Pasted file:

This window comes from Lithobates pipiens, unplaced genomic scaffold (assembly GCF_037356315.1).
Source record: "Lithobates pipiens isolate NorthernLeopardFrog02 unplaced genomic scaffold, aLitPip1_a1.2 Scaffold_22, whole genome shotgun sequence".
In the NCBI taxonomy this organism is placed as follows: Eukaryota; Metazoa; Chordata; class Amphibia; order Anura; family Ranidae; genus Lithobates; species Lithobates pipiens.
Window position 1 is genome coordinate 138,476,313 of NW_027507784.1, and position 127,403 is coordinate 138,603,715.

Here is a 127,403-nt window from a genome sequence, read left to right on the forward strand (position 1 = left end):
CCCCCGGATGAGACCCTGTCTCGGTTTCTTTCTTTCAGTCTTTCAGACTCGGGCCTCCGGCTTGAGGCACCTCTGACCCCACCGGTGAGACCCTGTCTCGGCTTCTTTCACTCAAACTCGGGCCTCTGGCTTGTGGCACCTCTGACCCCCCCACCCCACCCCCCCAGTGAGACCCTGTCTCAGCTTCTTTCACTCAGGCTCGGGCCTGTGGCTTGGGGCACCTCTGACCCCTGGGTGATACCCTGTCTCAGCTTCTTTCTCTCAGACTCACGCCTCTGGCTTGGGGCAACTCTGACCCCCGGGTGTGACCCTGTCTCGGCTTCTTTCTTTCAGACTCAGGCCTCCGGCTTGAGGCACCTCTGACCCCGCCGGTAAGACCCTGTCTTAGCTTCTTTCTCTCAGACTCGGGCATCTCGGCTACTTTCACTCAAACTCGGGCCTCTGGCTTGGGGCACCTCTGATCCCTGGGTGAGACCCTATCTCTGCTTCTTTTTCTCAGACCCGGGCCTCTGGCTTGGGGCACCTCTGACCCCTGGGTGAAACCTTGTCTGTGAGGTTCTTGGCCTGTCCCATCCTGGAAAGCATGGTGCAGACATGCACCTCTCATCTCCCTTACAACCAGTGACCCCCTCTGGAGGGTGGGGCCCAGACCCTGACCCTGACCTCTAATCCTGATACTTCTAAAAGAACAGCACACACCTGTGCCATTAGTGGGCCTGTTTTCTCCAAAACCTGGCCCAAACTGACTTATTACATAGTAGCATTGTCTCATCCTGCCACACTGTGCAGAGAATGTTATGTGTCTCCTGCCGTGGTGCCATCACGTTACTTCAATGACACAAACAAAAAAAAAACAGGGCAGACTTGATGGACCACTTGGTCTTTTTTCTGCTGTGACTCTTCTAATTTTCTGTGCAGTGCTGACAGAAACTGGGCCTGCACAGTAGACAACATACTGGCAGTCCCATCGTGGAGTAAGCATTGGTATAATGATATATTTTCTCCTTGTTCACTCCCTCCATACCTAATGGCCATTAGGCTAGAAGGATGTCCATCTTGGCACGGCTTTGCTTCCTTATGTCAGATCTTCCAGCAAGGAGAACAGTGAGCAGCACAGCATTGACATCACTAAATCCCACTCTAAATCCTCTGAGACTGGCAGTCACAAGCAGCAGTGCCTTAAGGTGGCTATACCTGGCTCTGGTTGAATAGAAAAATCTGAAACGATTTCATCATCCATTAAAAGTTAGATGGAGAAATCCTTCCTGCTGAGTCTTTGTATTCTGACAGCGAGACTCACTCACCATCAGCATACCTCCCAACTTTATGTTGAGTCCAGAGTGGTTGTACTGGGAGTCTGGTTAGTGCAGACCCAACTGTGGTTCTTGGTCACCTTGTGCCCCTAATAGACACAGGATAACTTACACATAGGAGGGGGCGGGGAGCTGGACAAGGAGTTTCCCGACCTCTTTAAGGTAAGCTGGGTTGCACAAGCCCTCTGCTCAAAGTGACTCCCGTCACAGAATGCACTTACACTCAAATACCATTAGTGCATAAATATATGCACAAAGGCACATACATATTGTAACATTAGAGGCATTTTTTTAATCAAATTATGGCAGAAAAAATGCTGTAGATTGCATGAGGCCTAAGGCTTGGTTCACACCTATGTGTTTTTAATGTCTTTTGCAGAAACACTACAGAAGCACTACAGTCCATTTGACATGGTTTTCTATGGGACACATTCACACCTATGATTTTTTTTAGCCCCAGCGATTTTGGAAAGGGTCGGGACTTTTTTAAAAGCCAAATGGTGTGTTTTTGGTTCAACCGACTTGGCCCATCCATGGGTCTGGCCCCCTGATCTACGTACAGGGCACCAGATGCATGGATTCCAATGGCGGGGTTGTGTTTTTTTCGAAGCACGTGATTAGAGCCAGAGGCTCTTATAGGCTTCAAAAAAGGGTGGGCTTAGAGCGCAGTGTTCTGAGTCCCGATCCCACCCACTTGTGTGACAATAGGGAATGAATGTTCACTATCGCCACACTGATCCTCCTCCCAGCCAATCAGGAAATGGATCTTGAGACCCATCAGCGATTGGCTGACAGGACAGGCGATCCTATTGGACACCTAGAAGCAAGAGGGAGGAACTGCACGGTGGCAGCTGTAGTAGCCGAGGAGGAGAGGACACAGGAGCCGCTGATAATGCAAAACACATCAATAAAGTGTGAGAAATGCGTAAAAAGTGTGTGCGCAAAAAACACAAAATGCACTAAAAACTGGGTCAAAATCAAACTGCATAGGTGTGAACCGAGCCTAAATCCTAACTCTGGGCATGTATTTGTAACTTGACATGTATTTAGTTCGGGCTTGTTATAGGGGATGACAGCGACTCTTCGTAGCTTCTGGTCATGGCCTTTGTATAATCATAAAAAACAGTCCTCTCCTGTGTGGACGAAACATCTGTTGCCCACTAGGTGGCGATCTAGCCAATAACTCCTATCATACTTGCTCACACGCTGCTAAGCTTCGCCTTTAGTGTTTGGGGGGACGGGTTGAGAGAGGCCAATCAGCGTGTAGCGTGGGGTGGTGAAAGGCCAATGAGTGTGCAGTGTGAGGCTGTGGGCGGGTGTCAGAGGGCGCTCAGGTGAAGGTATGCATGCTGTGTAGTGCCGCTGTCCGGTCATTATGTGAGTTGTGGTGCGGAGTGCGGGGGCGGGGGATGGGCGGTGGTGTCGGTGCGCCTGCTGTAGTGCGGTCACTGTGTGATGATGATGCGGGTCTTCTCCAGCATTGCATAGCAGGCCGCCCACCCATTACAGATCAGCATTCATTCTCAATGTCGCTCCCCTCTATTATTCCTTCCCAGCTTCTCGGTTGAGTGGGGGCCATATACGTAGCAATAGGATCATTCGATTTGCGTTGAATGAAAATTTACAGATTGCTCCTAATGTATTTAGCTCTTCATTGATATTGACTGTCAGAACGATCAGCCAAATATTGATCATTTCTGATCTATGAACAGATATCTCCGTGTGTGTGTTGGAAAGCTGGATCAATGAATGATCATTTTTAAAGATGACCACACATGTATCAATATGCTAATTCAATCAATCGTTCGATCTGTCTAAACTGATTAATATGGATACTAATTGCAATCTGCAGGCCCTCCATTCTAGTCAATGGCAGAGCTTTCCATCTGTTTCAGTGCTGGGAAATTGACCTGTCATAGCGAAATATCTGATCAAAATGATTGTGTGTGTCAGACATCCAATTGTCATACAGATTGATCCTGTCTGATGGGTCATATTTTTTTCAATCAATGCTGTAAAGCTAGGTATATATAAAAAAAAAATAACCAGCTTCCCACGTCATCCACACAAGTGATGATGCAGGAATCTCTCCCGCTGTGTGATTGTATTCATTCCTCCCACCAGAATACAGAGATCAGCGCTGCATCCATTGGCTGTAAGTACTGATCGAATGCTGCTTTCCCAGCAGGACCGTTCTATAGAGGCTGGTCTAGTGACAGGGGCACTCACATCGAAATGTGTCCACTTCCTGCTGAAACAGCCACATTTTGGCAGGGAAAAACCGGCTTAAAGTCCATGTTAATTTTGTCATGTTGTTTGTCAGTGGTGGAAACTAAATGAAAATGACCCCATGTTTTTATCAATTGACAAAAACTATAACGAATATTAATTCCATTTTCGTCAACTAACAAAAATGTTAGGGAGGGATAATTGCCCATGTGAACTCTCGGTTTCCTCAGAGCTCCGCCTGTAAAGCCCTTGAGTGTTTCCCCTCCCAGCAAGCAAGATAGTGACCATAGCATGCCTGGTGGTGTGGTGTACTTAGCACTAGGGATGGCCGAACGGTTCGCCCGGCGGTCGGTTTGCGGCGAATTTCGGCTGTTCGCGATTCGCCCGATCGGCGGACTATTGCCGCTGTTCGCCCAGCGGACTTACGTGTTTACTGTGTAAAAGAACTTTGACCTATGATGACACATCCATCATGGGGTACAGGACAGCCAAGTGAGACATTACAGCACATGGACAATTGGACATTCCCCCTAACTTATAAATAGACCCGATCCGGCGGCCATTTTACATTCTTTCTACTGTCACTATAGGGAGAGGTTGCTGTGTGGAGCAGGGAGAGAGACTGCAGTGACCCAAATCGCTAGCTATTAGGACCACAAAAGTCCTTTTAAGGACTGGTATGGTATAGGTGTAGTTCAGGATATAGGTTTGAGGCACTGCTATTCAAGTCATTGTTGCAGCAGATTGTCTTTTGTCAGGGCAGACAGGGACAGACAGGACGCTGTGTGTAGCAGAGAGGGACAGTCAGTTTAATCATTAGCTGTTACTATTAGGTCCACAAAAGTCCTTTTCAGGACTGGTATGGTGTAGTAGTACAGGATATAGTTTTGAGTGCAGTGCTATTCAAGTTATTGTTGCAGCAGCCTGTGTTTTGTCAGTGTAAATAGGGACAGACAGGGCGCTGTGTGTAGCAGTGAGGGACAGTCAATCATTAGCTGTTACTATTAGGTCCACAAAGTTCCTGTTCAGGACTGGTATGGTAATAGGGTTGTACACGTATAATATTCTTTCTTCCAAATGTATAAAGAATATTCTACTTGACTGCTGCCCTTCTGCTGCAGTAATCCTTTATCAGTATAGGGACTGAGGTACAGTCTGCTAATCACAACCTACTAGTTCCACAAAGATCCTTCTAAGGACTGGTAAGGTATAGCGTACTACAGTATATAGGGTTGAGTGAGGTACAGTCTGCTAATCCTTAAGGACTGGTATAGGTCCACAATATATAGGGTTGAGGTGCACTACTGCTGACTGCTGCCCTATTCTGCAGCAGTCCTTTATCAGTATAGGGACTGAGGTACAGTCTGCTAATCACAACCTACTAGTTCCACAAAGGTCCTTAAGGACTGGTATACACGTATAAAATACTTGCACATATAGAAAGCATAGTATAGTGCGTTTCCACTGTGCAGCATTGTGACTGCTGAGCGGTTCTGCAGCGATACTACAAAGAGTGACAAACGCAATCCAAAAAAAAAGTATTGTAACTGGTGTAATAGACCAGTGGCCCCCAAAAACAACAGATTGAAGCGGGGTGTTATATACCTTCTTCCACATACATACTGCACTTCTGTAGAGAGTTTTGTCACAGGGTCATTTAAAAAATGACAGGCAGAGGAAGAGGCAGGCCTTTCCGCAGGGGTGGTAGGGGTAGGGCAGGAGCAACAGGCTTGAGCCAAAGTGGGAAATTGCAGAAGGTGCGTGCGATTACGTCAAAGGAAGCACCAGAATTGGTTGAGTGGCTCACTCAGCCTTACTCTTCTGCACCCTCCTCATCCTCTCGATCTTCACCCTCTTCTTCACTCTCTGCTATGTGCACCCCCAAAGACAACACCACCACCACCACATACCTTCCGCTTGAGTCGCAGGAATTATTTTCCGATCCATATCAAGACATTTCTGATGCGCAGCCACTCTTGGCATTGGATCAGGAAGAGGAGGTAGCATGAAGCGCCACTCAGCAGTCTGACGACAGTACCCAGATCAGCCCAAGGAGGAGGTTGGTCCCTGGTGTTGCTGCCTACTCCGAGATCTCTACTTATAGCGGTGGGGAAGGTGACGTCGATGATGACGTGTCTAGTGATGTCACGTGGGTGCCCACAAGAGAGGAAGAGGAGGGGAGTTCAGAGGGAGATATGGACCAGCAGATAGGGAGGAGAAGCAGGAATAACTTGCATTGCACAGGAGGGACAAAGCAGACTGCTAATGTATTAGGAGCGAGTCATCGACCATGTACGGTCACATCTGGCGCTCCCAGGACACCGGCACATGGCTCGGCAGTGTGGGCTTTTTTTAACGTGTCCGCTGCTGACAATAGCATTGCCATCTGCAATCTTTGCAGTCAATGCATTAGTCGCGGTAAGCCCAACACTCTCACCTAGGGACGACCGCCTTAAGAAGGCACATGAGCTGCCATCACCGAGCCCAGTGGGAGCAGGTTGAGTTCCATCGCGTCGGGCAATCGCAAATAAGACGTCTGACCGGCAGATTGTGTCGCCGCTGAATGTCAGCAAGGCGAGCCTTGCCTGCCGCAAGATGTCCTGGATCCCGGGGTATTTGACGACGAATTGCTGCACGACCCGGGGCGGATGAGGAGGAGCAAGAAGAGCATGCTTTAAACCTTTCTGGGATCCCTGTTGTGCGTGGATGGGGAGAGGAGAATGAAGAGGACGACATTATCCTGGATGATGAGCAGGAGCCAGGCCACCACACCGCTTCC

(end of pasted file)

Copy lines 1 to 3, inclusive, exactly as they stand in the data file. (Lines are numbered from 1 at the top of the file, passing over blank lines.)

This window comes from Lithobates pipiens, unplaced genomic scaffold (assembly GCF_037356315.1).
Source record: "Lithobates pipiens isolate NorthernLeopardFrog02 unplaced genomic scaffold, aLitPip1_a1.2 Scaffold_22, whole genome shotgun sequence".
In the NCBI taxonomy this organism is placed as follows: Eukaryota; Metazoa; Chordata; class Amphibia; order Anura; family Ranidae; genus Lithobates; species Lithobates pipiens.